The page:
Aloe Vera Plant Leaves Turning Red & Brown – What to Do
Are the leaves of your aloe vera plant randomly turning a shade of red and brown? The change in foliage appearance can be caused by a number of factors, some of which needs to be addressed as soon as possible to save your houseplant. Aside from saving your plant, it’s also important that you get to this as soon as possible as decaying aloe plants may attract nuisance pests like gnats and fruit flies.
Your Aloe Plant is Getting Too Much Sunlight
One of the most common reasons for the development of red and brown aloe leaves is too much sunlight. The leaves of the aloe vera plant can start to wilt and turn red if it is placed in an area with full sun exposure (at least six hours of direct sunlight).
Aloe plants may tolerate full sun conditions but not necessarily for an extended period of time. If grown indoors, we suggest moving the aloe plant a few feet away from the windowsill so that it is placed under part sun conditions. For example, you can let the aloe plant receive full sun in the morning, and shade in the afternoon.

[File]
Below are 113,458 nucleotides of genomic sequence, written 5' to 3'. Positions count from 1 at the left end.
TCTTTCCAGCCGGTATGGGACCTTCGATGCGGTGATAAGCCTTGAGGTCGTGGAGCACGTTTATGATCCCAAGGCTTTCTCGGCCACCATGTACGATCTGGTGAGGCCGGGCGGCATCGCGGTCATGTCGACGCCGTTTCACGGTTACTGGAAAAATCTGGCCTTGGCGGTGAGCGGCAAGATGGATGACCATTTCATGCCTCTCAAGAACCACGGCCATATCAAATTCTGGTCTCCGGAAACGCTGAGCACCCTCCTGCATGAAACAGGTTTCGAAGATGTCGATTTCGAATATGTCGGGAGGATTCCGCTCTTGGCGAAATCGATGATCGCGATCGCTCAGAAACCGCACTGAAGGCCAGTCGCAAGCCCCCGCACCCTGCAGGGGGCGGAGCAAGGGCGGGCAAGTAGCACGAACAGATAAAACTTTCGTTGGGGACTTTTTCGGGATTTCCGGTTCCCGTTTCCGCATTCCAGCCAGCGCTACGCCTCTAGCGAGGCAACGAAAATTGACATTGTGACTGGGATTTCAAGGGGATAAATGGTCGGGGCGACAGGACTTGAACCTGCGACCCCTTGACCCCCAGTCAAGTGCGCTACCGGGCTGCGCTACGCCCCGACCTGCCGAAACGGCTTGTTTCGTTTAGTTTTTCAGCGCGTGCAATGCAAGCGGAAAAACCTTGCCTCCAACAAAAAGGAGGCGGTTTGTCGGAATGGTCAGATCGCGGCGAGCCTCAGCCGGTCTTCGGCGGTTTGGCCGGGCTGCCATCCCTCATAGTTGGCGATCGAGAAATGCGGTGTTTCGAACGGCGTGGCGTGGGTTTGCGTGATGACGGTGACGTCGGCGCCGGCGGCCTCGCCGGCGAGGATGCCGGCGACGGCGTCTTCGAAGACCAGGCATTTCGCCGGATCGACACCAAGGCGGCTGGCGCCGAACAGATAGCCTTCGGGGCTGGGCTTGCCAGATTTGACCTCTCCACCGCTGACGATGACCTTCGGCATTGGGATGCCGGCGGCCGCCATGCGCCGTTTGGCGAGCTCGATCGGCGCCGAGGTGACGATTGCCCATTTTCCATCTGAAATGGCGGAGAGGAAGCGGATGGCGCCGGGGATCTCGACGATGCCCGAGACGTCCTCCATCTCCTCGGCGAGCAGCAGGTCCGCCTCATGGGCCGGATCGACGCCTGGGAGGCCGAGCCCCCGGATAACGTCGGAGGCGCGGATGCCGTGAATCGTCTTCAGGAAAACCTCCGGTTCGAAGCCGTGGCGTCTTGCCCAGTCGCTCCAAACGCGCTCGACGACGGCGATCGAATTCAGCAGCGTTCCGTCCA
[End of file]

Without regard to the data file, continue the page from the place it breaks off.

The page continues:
The Aloe is in Water-Logged Soil
The reddish brown color on the leaves may become even more prominent if the aloe plant is also grown in water-logged soil. Succulents like aloe plants must be grown in soil that drains well. If the existing soil is too compact or clay-like then we suggest transplanting to a succulent soil mix, which contains materials like perlite to improve drainage.
When you make a change (e.g. giving the aloe plant less water), we suggest to give it about two weeks to determine what’s working on and what isn’t. If the red leaves are forming on an aloe plant that you bought recently then be sure to mimic its previous environmental condition as much as possible at first.
For example, aloe plant sold from greenhouses may initially benefit from being grown in shaded conditions at first. Taking such precautions will prevent the aloe plant leaves from turning a shade of red, brown, or even yellow.